This Saturday in Hastings with the 20th Potts Classic brings sees the end of the January Classic Track and Field Meetings in the lower North Island. Organisers will now review the format and timings of three meetings.
The Capital Classic on Friday was blessed with a warm sunny and still evening in sharp contrast to the cold blustery conditions at Cooks Gardens three days earlier.
Both the Cooks and Capital Classic Meetings featured some excellent performances but both meetings saw a drop in the number of entries and disappointing number of spectators.
Perhaps it was the change of order of the three Meetings and the way the weeks in January have fallen this year. Perhaps athletes feel it is early in the business end of the season and our athletes Christmas break seems to have lengthened. It is worth noting that the Athletics New Zealand Championships is only six weeks away. It was pleasing that Whanganui athletes provided over 10% of the entry at Cooks Gardens last week.
We had a similar drop in numbers in the young athletes taking part in the Aspiring Athletes Tour which took in both the Capital and Cooks Classic.
There had been no Tour in 2018 and as is so often the case it is hard to pick up the momentum after a year's gap. It is also true to say that our enforced name change from Young Olympians four years ago, because of commercial copyright, has lost some of the lustre of former tours and camps.
The Young Olympian Camps started back in 1990 here in Whanganui and in the intervening year there have been 27 Tours and Camps with all but two based in Whanganui.
Although only a small group toured, they were joined by several local athletes and there were 27 around the table with both athletes and coaches enjoying a special Tour Dinner.
Eighty per cent of the young tourists set a personal best on Tour either at the Classics or at the Sola Power Throws Meet last Saturday. As with the Classic series we will be reviewing and hopefully rejuvenating the tour and camps.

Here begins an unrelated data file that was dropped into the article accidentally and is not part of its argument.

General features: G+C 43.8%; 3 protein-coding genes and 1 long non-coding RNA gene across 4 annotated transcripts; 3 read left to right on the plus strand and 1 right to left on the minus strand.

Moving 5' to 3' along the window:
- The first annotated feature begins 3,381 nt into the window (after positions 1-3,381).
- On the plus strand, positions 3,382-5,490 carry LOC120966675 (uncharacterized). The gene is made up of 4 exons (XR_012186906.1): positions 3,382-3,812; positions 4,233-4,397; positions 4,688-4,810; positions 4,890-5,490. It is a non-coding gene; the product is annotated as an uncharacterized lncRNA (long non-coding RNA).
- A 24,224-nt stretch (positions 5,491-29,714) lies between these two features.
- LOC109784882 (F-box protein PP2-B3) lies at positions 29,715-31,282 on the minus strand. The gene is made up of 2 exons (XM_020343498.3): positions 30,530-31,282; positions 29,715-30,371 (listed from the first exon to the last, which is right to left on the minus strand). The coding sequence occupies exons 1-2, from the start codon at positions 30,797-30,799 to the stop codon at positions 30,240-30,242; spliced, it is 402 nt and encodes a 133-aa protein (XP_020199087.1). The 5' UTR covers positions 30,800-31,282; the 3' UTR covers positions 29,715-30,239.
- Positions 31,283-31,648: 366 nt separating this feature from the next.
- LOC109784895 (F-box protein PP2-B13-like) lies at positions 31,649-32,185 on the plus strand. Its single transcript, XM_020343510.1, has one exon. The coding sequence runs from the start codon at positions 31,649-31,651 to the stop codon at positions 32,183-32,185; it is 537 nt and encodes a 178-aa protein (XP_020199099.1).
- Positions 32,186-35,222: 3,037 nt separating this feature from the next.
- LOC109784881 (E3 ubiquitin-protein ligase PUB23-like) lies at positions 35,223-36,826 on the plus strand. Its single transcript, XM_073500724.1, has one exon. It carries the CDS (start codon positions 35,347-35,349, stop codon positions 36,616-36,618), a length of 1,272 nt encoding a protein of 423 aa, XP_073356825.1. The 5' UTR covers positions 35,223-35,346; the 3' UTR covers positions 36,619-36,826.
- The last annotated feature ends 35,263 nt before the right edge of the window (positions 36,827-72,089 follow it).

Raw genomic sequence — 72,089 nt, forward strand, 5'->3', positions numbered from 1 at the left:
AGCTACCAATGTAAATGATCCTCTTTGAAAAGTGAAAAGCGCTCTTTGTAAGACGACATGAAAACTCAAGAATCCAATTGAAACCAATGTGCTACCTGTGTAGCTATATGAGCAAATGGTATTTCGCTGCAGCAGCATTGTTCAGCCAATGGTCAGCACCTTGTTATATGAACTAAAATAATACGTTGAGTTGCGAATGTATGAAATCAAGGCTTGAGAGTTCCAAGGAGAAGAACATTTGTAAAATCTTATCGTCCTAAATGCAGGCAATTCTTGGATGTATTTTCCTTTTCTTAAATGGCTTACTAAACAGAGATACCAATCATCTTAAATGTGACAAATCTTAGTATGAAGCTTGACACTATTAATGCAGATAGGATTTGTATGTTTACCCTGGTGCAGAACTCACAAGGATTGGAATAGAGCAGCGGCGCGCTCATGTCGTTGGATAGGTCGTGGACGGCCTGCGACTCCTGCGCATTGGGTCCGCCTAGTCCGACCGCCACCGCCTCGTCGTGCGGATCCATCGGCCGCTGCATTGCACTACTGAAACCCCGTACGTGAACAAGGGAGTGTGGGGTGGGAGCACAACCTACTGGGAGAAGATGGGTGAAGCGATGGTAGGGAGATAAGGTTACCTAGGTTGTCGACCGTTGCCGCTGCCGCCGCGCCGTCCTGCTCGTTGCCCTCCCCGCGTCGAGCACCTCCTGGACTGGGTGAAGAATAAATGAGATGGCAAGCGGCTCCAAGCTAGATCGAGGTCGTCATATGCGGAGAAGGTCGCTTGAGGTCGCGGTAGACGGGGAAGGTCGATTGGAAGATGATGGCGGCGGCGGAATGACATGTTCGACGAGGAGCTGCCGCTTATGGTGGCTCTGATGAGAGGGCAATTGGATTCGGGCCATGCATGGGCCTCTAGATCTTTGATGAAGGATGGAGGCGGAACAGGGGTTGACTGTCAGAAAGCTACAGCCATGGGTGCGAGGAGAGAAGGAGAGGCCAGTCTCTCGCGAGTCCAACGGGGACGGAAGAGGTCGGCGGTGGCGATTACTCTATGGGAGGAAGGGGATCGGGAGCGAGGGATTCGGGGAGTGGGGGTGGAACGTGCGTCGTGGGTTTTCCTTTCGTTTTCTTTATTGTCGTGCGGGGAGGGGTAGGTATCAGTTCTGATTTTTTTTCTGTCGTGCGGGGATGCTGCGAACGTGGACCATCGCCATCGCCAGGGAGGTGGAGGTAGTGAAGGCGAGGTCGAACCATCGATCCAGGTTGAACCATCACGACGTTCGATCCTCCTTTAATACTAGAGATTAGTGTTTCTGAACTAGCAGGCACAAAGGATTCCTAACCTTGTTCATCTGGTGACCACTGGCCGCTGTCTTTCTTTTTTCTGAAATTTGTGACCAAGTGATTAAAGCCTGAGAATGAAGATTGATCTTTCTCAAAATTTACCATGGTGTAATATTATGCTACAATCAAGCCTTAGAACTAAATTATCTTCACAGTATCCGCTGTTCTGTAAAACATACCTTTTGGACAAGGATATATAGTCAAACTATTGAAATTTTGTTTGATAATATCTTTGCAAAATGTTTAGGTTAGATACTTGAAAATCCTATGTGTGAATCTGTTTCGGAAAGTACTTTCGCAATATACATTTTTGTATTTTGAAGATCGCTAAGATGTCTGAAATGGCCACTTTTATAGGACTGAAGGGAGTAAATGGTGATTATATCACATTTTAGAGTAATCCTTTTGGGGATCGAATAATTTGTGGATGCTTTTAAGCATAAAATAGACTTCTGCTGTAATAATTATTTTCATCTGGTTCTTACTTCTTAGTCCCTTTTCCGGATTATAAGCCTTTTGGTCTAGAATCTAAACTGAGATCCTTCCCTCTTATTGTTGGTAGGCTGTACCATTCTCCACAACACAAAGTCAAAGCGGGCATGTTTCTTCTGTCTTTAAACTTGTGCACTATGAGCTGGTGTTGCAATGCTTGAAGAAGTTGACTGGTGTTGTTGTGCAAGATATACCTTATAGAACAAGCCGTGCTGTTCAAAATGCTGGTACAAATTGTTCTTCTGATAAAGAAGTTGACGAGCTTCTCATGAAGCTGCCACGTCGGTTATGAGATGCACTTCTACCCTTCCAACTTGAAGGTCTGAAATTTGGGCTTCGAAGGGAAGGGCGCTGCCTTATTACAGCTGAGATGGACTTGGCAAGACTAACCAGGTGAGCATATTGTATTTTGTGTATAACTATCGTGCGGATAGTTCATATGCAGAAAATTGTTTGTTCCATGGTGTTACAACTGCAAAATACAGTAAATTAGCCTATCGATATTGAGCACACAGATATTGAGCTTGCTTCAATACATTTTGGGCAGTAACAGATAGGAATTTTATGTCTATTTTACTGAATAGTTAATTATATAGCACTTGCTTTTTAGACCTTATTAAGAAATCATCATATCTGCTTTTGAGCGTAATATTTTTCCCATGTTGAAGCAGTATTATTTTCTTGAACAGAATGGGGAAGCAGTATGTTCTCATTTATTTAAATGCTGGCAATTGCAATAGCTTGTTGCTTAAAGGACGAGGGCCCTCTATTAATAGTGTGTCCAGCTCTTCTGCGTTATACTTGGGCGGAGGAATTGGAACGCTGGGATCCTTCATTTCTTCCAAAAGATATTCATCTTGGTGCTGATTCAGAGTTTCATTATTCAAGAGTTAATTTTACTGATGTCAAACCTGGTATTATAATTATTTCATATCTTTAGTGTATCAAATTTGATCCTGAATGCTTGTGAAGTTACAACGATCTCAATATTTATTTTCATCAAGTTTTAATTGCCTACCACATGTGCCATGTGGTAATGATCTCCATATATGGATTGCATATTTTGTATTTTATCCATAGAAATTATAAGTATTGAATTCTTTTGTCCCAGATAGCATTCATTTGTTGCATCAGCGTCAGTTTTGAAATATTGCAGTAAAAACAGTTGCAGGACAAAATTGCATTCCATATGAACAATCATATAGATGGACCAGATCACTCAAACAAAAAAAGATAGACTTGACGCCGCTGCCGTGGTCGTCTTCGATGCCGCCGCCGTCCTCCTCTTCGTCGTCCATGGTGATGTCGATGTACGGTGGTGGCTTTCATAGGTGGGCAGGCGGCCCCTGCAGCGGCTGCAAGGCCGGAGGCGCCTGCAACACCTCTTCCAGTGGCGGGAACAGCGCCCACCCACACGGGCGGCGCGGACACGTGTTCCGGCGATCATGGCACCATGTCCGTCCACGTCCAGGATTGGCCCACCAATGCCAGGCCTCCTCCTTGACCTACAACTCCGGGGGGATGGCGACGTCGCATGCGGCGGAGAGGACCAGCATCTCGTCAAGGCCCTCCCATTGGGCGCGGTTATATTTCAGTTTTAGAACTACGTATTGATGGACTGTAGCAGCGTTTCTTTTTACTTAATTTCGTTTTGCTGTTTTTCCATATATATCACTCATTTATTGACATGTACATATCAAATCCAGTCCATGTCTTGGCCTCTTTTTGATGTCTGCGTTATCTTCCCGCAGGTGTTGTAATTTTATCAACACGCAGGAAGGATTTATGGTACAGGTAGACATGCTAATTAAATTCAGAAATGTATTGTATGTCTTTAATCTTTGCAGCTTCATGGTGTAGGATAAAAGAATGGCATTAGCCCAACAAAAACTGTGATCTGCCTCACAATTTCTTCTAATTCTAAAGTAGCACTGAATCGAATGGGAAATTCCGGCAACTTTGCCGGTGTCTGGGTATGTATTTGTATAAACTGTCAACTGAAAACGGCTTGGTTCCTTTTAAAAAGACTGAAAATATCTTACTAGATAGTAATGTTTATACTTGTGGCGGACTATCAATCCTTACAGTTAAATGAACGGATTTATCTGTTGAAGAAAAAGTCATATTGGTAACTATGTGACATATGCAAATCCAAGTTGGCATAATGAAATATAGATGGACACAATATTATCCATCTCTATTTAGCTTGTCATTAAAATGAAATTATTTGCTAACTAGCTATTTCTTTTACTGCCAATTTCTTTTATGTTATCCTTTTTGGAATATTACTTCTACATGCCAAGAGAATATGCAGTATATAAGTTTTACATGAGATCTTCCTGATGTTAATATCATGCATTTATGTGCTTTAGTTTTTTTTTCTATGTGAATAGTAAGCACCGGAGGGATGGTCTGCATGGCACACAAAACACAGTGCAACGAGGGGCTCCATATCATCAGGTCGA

Zoe Hobbs, Auckland and formerly of Taranaki, provided a meeting highlight in Wellington on Friday in the 100 metres with an outstanding 11.42 seconds to eclipse Wendy Brown's resident record of 11.50 set in 1974 and closes in on Michelle Seymour's national record of 11.32 set in Melbourne in 1993. An hour later she won the 200m in a slick 23.32 seconds, she is clearly an athlete with an exciting future.
18-year-old Sam Tanner who had set the New Zealand under 19 1500m record in Whanganui at the Cooks Classic demonstrated his versatility by outsprinting Nick Willis in the feature 800 metres recording a personal best 1:49.02 (Willis 1:50.050 while, the closest finish of the day came in the 100 metres.
Edward Osei Nketia, son of New Zealand senior men's 100 metre record holder Gus Nketia, was given the same time of 10.50 as New Zealand International Joseph Millar and Nketia was given the win after examination of the photo. Nketia won the 200 metres by a much wider margin (21.27 and 21.69)
Whanganui athletes fared well in Wellington. Emma Osborne won the women's 400 metres in 57.46. Sophie Williams continued her good series of runs over 100 metres winning her heat in 12.22 seconds winning by nearly 3/10 of a second.
Williams has won all her five races in 2019 and it is perhaps a pity that she was not given a run in the elite 100 metres as her time was faster than two in the elite race and within range of all but the first three in that race. Genna Maples finished third in her strong 200 metre heat in 25.48 just ahead of training partner Tayla Brunger who's 25.50 was only .02 outside of her personal best. They ran into the only head wind of the evening.
Brunger, Osborne, Williams and Maples combined to run in the 4 x 100 relay against two national squads and although finishing third they took nearly half a second off the Collegiate record stopping the clock in an impressive 48.44 seconds.
This was a new combination that could have two years together. The race winners New Zealand A qualified for the World University Championships later this year.
Lucas Martin backed up second in the Colgate Games walk earlier this month with a good second place in the Open 3000 metre walk in Wellington. Although outside of his personal best, paying perhaps for the early fast pace, he should be delighted with his progress while Zach Bellamy and Andres Hernandez set personal bests in their respective 800m and 1500 metre events (2:01.05 and 4:04.82)
The final meet in the series the Potts Classic is in Hastings this Saturday.